Brief by Central Staff
Media – January 2009 – Colorado Central Magazine
For the second time in recent months, the New York Times has ventured into Central Colorado. Earlier, it was about the presidential election. This time around, it was a piece about Salida in the Dec. 5 edition aimed at readers who might be looking for place for a second home.
The article is available on-line at: link.
People are drawn to Salida, the article says, “by its year-round outdoors life. There’s fishing and boating on the Arkansas River, cycling, skiing, hunting and the more passive pastime of soaking in the local hot springs. There are also three federal wilderness areas within about 30 minutes of town. And all of it comes without the potentially suffocating trappings of popular Colorado resort towns like Telluride and Aspen.” The article also mentioned a lively cultural scene to go with the outdoor recreation, then delved into real estate.
Fair enough. The on-line version came with an assortment of gorgeous pictures. Abby Quillen Thomas, daughter of Colorado Central’s management, works at the city library in Eugene, Ore., where some of her colleagues admired the pictures, then said to her “You grew up there? And you used to live there? How could you have ever left such a scenic place?”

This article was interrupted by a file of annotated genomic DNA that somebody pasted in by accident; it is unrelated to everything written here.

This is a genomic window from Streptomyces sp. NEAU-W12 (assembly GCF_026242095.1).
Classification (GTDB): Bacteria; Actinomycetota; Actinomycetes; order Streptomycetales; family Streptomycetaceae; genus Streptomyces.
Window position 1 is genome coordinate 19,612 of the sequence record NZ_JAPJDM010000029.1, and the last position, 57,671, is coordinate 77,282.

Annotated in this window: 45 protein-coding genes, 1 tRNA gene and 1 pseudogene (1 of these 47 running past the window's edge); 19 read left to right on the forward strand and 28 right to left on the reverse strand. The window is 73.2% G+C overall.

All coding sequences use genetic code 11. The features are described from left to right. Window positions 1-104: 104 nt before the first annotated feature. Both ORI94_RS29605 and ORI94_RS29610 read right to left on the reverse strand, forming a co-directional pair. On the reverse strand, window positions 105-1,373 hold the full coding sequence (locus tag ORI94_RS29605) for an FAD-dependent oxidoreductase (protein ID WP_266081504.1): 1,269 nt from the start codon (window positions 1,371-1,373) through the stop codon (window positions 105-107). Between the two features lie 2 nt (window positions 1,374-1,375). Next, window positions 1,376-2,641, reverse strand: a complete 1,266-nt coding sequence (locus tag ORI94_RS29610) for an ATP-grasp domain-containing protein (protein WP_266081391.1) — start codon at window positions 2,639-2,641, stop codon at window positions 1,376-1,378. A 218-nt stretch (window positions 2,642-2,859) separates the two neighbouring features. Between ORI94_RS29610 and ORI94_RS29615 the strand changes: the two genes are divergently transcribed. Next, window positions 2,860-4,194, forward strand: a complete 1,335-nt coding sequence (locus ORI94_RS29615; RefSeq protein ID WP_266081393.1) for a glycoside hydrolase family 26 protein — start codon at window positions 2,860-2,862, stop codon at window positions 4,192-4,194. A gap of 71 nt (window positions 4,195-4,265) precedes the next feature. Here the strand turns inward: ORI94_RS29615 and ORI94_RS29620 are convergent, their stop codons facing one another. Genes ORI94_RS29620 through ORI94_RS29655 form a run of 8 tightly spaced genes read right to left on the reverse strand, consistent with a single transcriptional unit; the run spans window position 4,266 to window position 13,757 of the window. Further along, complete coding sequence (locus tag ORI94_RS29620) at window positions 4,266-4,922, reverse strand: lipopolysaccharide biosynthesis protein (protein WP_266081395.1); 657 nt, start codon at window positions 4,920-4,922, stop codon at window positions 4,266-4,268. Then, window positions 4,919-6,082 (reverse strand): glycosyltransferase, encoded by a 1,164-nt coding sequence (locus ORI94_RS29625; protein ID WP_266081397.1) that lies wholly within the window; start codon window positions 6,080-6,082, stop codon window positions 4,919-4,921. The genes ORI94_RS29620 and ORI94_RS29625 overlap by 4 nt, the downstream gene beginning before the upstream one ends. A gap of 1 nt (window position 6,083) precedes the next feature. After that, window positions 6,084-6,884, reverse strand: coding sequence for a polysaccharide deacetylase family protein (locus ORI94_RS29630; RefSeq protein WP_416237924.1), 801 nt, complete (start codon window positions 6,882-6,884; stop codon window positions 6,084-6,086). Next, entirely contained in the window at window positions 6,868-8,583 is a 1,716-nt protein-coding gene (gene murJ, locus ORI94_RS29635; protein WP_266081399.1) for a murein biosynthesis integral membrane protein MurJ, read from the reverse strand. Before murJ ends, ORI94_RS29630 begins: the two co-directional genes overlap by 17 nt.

Abby’s reply: “Notice that the article didn’t mention anything about wages in Salida.”
The article concluded with some pros and cons. On the positive side, “Salida is an old-fashioned town laid out on a grid with walkable neighborhoods. And it’s home to four seasons of outdoor sports.”
We might add that Salida has not one, but several street grids: the downtown one along F Street, another on the mesa radiating from the courthouse, and between downtown and the highway, the Teller-Park grid aligned with the compass.
As for the negative, “Salida is remote, lacking the amenities of, say, Aspen or Jackson Hole.”
We do have electricity, indoor plumbing, and broadband internet service. We are rather short on amenities like scheduled jet service, stretch limos, ankle-length fur coats, purse poodles, five-star hotels, paparazzi, Eurotrash, sheiks, heated driveways, and personal trainers, among other aspects of the high-roller life. So those prospective residents who absolutely must have such amenities have been duly warned.